Skip to comments.The Reason Right Wing Memes Are The Most Popular
Posted on 04/26/2017 5:26:28 PM PDT by Bon mots
Professor Whitney Phillips, author of This Is Why We Can't Have Nice Things, a book about trolling, has teamed up with Professor Ryan M Milner to pen another book about internet culture. The Ambivalent Internet is about how we express ourselves online, the ways in which we do it, why we do it and how it ends up the way it does. The book was written on the eve of Donald Trump's ascension to the world's highest office, and deals, in part, with the memeification of politics which is of course hard to avoid when a politician is essentially a meme himself.
I spoke to Phillips about the book, racist memes, what she means when she talks about "ambivalence" online, and whether or not the future of being online is as dark as it seems right now.
VICE: For those who haven't read it, give the elevator pitch for your book.
Professor Whitney Phillips: We were trying to show how digital media can help and harm, bring together and push apart, make you laugh and make you angry all at the same time, especially as the book was being written when the presidential election was unfolding. We really wanted to show how everything that allows people to communicate in a positive, pro-social, democratic way can also be used to really hinder democratic participation and make the internet an inhospitable place for those who want to express themselves.
Are there any ways to get past that problem?
There are no easy solutions or one-size-fits-all answers to these questions about free speech and democratic participation and issues of safety. If these tools were only used for good, or if the tools were only used for negative expression, it would be much easier to find out what to do about them. But because they can be used positively and negatively, that means it's hard to find what a universalised ethical response should be.
In the course of your research, what did you learn about memes, how they are created and how they last for so long?
This is true of all informal expression, but it's really, really hard to know why something is created, because a lot of the time the person that originally creates something, once that leaves their hands it's near-impossible to know how many other hands it passes through. At each juncture, as the narrative seeds keep getting cast and recast, it's really hard to know why each person at that moment decided to re-share something. The one thing you can always say about internet memes that are successful in the sense that people share them is that something about that meme resonates.
The real reason why right wing memes are so popular is:
Because there’s truth in them. They’re real.
As Seinfeld said to Elaine, Now THATS funny. Because it’s real.
The one thing you can always say about internet memes that are successful in the sense that people share them is that something about that meme resonates.
Wow! This guy is a freaking genus.
I’ll bet he gets paid to do this stuff too, so there
are far dumber folks out there.
Right wing memes are successful because they’re the forbidden fruit in this PC-ridden society. Who needs a left wing meme when we’re drowning in it?
The racist messages she's apparently talking about don't spread very far outside a small group.
Certainly, negative or hate messages do circulate faster on the Internet than positive ones, but it would be foolish or biased to argue that liberal messages are all positive.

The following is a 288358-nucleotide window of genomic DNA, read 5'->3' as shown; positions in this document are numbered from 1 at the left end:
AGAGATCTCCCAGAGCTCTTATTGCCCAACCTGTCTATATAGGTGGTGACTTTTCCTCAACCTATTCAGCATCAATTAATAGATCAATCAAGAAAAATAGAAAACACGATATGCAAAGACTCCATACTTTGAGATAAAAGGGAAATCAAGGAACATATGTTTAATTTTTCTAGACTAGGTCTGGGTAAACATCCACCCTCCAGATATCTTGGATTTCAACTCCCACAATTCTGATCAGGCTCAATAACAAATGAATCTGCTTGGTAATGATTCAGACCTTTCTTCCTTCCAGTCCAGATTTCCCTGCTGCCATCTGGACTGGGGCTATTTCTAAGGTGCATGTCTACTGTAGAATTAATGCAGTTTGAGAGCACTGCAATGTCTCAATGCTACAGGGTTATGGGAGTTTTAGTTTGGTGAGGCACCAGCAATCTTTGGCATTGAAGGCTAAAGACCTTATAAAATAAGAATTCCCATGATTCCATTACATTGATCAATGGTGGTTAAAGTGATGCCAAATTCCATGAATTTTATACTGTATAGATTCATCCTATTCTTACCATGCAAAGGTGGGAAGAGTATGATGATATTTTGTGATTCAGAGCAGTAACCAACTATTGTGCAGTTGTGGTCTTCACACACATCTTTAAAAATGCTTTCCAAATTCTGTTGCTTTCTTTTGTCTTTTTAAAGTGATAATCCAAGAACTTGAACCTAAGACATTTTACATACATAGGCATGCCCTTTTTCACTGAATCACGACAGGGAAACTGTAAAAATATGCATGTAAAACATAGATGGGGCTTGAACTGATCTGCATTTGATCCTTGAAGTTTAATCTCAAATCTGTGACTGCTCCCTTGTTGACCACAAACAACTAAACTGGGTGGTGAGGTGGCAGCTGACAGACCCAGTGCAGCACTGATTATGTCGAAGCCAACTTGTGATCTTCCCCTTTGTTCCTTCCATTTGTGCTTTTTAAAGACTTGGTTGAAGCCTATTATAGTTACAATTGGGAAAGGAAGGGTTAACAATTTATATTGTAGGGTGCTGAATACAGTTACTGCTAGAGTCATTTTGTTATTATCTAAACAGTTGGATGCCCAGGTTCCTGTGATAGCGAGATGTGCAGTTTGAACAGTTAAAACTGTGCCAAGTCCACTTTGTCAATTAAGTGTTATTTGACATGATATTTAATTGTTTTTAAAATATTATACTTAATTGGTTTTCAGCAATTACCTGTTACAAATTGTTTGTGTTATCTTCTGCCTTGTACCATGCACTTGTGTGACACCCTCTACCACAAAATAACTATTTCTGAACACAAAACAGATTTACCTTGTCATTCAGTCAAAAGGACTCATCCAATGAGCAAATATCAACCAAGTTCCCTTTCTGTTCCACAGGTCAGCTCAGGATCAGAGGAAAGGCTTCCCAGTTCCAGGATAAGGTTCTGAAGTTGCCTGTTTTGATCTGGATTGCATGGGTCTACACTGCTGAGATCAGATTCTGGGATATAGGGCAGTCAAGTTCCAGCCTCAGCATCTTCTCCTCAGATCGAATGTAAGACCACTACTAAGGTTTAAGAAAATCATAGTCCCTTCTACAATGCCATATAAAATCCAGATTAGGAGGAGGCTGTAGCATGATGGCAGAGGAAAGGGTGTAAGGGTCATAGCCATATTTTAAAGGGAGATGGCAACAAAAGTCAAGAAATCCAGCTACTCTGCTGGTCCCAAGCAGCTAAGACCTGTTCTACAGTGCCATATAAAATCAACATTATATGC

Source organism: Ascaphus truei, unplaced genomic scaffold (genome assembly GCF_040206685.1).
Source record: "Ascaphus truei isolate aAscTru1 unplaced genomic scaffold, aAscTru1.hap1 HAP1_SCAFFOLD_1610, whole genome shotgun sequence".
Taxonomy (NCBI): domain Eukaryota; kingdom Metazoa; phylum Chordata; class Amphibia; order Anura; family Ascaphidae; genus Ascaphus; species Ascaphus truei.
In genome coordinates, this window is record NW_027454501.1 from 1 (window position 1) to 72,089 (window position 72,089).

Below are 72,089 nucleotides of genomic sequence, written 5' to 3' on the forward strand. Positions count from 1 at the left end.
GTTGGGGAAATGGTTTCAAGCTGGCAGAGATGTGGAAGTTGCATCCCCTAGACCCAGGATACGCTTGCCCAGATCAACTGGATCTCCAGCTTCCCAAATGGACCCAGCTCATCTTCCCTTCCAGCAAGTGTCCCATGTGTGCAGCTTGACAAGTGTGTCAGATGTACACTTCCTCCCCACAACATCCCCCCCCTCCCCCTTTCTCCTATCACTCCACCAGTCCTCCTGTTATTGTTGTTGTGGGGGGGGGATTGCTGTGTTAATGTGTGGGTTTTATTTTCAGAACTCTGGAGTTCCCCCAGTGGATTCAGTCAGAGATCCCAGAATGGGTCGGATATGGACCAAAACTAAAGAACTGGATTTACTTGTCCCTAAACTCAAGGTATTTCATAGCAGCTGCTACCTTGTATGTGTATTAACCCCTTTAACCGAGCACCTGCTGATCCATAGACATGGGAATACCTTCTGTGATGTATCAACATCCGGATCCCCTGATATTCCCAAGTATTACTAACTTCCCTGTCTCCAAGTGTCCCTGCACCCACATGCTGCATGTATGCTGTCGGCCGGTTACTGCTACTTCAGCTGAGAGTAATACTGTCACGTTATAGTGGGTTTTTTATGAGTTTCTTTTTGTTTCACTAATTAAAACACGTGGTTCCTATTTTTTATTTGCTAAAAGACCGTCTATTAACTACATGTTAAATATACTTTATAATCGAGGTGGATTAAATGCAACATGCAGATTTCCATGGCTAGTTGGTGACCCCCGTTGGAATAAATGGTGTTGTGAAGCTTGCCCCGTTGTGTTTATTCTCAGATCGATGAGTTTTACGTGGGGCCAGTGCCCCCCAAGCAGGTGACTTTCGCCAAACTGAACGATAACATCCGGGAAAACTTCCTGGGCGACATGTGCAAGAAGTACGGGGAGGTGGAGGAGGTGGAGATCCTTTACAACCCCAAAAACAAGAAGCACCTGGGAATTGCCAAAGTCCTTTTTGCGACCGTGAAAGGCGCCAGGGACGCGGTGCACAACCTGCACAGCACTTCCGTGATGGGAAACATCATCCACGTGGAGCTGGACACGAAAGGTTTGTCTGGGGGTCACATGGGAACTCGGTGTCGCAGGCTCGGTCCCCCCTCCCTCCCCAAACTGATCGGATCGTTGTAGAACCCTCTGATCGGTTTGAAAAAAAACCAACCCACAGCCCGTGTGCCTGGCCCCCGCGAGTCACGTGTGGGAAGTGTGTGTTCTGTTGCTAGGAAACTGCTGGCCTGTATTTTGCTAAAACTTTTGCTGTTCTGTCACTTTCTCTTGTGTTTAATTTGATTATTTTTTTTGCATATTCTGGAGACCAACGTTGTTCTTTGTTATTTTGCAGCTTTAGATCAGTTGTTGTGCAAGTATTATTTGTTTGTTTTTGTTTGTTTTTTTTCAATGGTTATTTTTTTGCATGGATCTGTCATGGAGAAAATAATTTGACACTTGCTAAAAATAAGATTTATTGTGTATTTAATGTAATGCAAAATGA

Because we have a sense of humor, there is a bit of plain truth in them, and we aren’t pushing a fabricated agenda.
From the author of “The Ambivalent Internet” in the article:
“Trump’s election was horrifying and we were not expecting it.”
That pretty much says it all.
“Because we have a sense of humor, there is a bit of plain truth in them, and we arent pushing a fabricated agenda.”
+1 Exactly. :)
This one the BBC published along with an article and said was racist for some reason even though race is neither mentioned nor highlighted:
BBC Article on this meme by yours truly
Remember Hillary's barking speech?
So does the Internet.
“Ich bin ein Berliner” = “I am a jelly roll”.
Love you and /pol/. ;)
I wrote an academic paper on memes in their nascent period, 2007 or so. My thesis was that memes are an open-source rejection of mass media created content, even though mass media will espouse memes to try to gain traction as well.
The real issue is that any forum with complete free speech eventually swings right, because conservative issues logically make sense and are becoming increasingly rejected by mass media and culture. This creates a culture of rebellion against the mass culture and sustains itself as long as it is attacked (and it never ceases being so). If you look at The_Donald on reddit, it has over 6 million subscribers, and the reason is precisely because of Reddit’s continual attempts to shut the subreddit down.
This really is fascinating because IT WILL ONLY INCREASE and THE DEMOCRATS ARE INCULCATING CONSERVATISM IN THE MINDS OF YOUTH unknowingly by attacking conservatives. Trump is their champion, he won, and the more liberals rail against him the more join the community. The left is insuring its own demise.
Totalitarian liberal thugs are all in for oppression of conservative speech. 24/7 drip, drip, drip of propaganda.
And Republican leaders say nothing.
Or any of them.
The reason conservatives are funnier is because we are the underdogs, the ones out of power. Society is against us and so we can’t run around like the incredible hulk smashing everything we don’t like. We have to be smart and use our wits.
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